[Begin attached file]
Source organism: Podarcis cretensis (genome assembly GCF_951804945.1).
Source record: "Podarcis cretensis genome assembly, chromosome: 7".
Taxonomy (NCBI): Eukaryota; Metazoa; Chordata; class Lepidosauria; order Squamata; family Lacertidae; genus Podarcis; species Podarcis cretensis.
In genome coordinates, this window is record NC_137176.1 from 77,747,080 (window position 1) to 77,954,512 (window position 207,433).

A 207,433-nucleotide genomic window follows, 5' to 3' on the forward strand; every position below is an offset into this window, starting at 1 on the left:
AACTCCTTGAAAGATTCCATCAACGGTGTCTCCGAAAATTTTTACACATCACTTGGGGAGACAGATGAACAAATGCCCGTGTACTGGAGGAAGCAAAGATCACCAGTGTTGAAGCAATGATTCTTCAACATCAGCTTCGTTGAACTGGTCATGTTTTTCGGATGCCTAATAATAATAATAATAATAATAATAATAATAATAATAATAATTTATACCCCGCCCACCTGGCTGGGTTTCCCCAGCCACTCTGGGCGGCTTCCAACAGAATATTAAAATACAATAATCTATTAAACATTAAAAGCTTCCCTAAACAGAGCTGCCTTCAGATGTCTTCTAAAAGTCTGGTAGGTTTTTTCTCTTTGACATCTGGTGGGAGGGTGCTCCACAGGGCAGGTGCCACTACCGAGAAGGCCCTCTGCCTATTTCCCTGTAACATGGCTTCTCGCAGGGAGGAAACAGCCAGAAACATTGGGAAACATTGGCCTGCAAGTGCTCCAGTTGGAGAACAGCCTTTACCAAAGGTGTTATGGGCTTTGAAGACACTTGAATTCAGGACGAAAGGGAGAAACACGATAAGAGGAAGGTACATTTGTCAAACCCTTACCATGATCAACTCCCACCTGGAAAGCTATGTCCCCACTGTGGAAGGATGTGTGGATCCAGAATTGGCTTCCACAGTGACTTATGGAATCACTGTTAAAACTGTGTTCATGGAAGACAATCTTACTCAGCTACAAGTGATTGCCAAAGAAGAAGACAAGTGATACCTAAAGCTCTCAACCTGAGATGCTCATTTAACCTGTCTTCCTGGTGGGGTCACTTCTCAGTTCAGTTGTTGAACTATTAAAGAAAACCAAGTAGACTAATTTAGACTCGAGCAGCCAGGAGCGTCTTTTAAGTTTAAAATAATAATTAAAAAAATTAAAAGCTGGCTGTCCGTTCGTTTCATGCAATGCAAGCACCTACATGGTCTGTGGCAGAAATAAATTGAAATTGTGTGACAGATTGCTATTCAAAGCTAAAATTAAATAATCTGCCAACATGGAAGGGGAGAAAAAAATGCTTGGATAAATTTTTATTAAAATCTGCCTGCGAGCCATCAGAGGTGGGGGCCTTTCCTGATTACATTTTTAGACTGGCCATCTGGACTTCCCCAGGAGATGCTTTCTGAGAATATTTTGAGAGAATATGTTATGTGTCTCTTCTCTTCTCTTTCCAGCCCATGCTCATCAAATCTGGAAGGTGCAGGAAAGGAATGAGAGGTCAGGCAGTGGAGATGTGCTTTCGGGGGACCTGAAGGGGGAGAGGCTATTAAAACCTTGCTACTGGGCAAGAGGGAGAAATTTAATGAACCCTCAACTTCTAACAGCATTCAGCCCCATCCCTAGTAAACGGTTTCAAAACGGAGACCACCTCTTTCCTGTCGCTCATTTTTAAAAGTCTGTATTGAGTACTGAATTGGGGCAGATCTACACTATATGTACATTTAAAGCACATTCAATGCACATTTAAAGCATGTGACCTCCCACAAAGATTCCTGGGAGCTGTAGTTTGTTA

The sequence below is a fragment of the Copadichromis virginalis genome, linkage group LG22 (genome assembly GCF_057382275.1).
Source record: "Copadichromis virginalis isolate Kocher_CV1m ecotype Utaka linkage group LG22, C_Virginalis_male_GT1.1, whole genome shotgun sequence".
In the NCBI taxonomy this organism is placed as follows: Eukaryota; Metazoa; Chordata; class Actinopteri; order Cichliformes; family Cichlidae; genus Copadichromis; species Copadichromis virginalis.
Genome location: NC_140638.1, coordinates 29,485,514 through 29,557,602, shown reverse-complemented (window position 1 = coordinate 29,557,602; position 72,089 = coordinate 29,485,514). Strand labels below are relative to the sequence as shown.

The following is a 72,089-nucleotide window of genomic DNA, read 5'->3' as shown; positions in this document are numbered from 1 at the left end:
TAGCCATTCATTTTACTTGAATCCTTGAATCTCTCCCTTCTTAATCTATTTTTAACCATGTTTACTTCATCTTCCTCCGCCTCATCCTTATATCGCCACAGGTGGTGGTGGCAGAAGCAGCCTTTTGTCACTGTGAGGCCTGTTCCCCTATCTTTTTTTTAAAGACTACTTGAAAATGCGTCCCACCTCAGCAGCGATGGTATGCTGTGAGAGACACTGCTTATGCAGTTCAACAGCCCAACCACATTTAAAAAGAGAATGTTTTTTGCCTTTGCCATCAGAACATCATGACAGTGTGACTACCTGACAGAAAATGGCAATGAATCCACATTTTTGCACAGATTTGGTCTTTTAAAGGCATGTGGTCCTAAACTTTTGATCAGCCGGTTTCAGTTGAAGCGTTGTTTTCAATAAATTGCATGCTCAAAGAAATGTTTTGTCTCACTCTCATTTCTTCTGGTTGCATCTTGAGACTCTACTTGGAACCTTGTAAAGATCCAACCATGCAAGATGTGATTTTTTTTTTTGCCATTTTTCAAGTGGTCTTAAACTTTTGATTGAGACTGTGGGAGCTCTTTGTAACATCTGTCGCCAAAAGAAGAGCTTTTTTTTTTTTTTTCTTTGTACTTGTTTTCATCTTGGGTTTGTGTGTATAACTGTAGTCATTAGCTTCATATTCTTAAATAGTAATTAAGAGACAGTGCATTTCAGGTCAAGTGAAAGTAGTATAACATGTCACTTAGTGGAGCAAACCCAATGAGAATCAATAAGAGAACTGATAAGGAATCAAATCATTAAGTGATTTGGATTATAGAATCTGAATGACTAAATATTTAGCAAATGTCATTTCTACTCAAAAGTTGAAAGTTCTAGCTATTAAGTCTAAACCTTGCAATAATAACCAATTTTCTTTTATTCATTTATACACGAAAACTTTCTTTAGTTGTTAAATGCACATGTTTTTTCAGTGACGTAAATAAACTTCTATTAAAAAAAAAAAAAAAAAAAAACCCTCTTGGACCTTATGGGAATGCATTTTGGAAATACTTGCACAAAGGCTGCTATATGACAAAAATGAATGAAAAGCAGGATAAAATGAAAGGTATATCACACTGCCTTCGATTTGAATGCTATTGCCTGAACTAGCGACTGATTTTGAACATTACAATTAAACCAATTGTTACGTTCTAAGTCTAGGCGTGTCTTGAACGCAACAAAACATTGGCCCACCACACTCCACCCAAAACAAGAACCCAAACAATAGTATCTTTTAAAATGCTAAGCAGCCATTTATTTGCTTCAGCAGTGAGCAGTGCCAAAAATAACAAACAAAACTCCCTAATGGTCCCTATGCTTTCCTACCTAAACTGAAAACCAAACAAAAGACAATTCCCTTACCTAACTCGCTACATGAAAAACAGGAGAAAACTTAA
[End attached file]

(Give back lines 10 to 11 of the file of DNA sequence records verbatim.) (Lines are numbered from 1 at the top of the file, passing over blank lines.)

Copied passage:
Genome location: NC_140638.1, coordinates 29,485,514 through 29,557,602, shown reverse-complemented (window position 1 = coordinate 29,557,602; position 72,089 = coordinate 29,485,514). Strand labels below are relative to the sequence as shown.

The following is a 72,089-nucleotide window of genomic DNA, read 5'->3' as shown; positions in this document are numbered from 1 at the left end: